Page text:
Chattanooga native Ed Johnson has been memorialized in the city where he was born and killed over a century after being lynched by a mob following his historic trial.
Johnson’s life was taken on the Walnut Street Bridge in 1906, and on Sunday, Sept. 19, he, along with the Black attorneys that defended him, were immortalized in statue form at the very same location.
The slain Chattanoogan was wrongly sentenced to death for the attack and rape of a white woman by an all-white jury but was granted a stay of execution by the U.S. Supreme Court, making him the first Black man to receive the ruling, and the trial the first criminal case in which the Supreme Court involved itself.
The memorial service was attended by Mayor Tim Kelly, who opened the dedication with a welcome and a “long, long overdue” apology. “It was a gross injustice,” he said of Johnson’s lynching. “I think this process of reconciliation is really critically important for the city.”
Kelly said, “115 years ago in this city and in this place, a miscarriage of justice and a horrific act of violence set into motion a historic series of events that would make its way to the Supreme Court and set a landmark precedent for civil rights cases across the country.”
“The lynching of Ed Johnson was a terrible but essential chapter in Chattanooga’s history and a chapter that for too long has been downplayed and dismissed,” he added, before reading a proclamation apologizing “to Mr. Ed Johnson for the miscarriage of justice that occurred on March 19, 1906.”
Johnson was defended by Noah Parden and Styles Hutchens. Parden became one of the first Black lawyers to appear before the U.S. Supreme Court due to the case. On March 19, the day that the Supreme Court granted a second stay for Johnson and two days after Parden met with U.S. Supreme Court Justice John Marshall Harlan, Johnson was dragged from the jail where he was being held by an enraged mob, which included members of the local police force, and hanged from the second span of the Walnut Street Bridge.
Johnson’s last words spoken from the bridge were, “God bless you all, I am a innocent man,” which are also engraved on his tombstone.
Both Parden and Hutchens fled the city after the lynching out of fear for their own lives.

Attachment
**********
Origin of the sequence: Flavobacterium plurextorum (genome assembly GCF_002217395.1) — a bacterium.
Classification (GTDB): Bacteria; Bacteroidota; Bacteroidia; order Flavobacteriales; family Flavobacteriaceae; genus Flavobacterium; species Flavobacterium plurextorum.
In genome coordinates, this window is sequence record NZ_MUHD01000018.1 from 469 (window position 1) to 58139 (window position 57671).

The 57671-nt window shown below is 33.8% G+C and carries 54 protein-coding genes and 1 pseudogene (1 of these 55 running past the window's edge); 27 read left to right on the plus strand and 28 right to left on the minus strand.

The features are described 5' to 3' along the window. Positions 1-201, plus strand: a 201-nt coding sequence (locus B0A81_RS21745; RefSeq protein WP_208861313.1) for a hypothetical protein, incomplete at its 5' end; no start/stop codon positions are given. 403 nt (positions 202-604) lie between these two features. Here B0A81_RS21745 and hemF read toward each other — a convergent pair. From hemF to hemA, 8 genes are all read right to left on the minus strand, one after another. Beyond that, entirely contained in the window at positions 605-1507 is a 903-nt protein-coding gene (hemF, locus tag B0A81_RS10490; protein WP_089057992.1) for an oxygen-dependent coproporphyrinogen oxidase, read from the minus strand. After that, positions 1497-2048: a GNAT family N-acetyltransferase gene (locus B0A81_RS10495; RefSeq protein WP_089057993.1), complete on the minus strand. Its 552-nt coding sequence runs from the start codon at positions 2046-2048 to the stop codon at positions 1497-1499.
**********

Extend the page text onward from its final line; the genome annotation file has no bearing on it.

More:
In February 2000, Johnson’s conviction was overturned by Hamilton County Criminal Judge Doug Meyer. Now the memorial serves as a permanent reminder to the city, symbolizing grace, courage, and compassion.
“As the Ed Johnson Memorial Dedication kicks off Mayor Tim Kelly offered a welcome address and an apology. Mayor Kelly stated that this is long long overdue and that the city failed Ed Johnson.”
Princeton University Department of African American Studies Chair Dr. Eddie S. Glaude Jr. gave the keynote speech, acknowledging the tragedy while reminding attendees that this is one small step forward for a much larger issue. “It is rare in these trying times that communities come together to recognize a profound wrong, a wrong that haunts,” he told the crowd, according to WTVC News Channel 9.
“America will not change and Chattanooga will not change until it re-examines itself and discovers what it truly means by the words, democracy, and freedom,” noted Dr. Glaude, “and that we understand both words as practices and not as ends.”
Johnson’s murder led to the Supreme Court’s only criminal trial, The United States v. Shipp, which resulted in the sentencing of then-Sheriff John F. Shipp and many others being charged with contempt of court for failing to supply proper protection for Johnson following several warnings and previous lynching attempts. Shipp was sentenced to only 90 days imprisonment.